I read that for the classification of the finite simple groups the centralizers of involutions plays a crucial role. This has to to with the Brauer-Fowler-Theorem, which in one formulation could be read in this paper by R. Solomon:

Let $G$ be a finite simple group of even order containing an involution $t$. If $|C_G(t)| = c$, then $|G| \le (c!)^2$.

So I am asking could anyone give a lightweight introduction in what sense these centralizers "control the structure of the group", maybe point to simple properties, or even give some accessable, preferable short proofs, about these centralizers or where they were used? So someone not having read all these heavy papers can gain some intuition about them and why they are important?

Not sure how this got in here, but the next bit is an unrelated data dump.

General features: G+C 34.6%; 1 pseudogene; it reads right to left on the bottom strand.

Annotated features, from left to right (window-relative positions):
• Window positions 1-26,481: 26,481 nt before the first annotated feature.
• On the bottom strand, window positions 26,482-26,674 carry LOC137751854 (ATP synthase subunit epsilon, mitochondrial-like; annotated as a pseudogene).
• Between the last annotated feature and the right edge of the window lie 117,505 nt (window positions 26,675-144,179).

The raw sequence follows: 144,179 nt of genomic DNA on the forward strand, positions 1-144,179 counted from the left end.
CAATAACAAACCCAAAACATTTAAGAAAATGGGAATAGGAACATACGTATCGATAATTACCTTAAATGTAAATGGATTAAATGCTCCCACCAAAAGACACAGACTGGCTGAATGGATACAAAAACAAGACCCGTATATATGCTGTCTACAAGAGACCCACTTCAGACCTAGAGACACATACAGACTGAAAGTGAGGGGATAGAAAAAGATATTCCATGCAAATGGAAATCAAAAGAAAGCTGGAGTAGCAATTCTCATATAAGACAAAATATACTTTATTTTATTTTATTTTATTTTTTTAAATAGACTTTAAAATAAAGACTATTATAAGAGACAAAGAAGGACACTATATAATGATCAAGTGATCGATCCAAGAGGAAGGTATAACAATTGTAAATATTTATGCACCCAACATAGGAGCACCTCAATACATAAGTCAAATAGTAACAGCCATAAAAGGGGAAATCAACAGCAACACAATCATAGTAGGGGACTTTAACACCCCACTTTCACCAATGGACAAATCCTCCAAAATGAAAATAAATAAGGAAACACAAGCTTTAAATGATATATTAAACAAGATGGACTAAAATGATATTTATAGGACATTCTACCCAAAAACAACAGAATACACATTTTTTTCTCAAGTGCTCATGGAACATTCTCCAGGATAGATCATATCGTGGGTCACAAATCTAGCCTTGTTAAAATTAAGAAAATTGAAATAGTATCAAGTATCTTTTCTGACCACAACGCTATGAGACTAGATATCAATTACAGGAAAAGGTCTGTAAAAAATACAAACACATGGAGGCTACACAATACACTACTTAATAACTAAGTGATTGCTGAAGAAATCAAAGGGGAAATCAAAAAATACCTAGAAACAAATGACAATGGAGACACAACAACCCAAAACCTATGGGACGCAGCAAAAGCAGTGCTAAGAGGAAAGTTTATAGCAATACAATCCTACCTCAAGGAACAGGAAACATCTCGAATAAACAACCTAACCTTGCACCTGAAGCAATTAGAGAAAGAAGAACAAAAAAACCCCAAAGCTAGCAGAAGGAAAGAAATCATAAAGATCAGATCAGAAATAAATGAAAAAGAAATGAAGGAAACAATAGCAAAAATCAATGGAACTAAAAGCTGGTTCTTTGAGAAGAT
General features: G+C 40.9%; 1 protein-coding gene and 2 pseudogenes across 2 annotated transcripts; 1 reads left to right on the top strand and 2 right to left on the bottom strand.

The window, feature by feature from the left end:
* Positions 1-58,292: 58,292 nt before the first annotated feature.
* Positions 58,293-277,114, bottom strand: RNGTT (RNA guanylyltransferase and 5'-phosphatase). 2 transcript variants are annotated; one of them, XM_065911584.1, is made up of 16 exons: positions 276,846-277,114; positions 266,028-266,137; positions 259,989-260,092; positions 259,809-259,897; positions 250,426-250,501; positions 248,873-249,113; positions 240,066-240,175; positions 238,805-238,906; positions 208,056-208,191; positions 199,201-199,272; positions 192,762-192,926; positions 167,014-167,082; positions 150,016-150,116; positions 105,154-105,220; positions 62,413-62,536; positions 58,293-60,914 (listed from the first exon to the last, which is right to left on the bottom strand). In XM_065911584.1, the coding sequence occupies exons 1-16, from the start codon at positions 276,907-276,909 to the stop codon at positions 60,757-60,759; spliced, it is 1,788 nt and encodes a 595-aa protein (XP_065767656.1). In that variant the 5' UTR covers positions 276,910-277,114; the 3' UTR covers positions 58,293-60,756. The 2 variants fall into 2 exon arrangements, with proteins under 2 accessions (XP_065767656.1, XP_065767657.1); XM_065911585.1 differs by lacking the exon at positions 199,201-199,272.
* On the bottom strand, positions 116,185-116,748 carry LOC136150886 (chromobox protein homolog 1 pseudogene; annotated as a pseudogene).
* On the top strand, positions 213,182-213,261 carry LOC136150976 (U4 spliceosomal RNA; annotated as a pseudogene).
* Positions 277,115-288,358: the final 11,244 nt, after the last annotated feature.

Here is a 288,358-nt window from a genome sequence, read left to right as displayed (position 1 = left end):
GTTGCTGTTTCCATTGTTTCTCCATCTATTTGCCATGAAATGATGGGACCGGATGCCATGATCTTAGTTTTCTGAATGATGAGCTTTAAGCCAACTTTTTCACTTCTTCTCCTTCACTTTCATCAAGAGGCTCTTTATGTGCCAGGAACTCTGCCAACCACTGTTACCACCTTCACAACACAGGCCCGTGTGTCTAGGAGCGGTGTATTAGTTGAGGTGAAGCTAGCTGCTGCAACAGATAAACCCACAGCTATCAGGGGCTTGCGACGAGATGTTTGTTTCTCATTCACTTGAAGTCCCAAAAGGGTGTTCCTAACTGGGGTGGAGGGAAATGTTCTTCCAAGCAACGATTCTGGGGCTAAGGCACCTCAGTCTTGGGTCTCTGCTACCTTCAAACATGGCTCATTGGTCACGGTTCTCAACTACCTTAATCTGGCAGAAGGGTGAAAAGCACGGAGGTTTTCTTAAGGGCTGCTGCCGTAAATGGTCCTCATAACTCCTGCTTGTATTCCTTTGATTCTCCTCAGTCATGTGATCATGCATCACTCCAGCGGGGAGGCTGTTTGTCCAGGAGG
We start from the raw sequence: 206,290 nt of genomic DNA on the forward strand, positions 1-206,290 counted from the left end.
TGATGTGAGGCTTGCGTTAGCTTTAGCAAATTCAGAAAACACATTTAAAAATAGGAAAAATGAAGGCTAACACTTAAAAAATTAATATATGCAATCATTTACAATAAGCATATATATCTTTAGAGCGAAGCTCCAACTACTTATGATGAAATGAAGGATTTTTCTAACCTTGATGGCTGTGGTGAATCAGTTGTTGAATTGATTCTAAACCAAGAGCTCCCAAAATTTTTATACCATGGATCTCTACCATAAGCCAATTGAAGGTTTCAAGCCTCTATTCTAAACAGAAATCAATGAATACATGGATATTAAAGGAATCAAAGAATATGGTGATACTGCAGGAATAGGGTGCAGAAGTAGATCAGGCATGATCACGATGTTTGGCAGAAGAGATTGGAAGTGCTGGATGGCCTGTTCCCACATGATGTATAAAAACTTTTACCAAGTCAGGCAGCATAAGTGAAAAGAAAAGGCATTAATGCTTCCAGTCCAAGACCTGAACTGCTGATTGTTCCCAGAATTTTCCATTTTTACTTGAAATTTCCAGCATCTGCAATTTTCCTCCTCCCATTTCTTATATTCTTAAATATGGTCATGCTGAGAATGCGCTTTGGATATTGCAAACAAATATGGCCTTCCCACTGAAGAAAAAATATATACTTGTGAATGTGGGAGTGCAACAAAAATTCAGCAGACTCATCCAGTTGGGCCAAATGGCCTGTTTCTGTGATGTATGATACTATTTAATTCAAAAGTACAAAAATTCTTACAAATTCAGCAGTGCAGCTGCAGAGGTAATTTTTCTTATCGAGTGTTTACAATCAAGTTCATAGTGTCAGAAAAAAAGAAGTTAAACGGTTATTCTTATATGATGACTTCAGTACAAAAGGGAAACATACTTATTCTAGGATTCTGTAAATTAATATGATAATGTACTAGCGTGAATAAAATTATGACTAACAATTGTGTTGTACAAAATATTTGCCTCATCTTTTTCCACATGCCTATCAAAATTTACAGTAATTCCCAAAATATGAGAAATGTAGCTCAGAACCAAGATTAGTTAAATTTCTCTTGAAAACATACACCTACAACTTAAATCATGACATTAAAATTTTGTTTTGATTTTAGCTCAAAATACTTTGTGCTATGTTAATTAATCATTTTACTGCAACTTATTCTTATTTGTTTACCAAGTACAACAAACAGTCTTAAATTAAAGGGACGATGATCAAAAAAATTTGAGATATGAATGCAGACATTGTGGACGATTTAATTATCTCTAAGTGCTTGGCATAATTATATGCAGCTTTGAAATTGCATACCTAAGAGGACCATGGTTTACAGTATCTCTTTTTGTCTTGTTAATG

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    $\begingroup$ The nice thing about involutions is that any two of them generate a dihedral subgroup. If its order is $2n$ with $n$ odd, then both involutions are conjugated to each other (in the dihedral subgroup, hence also in $G$). If $n$ is even, the center of the dihedral subgroup is $Z_2$, therefore it contains an involution whose centralizer contains both involutions. In both cases you got some nontrivial information for free. (For an application for infinite groups see my answer to Is there a group which has precisely all finite groups as subgroups?.) $\endgroup$ – j.p. Nov 2 '15 at 14:52

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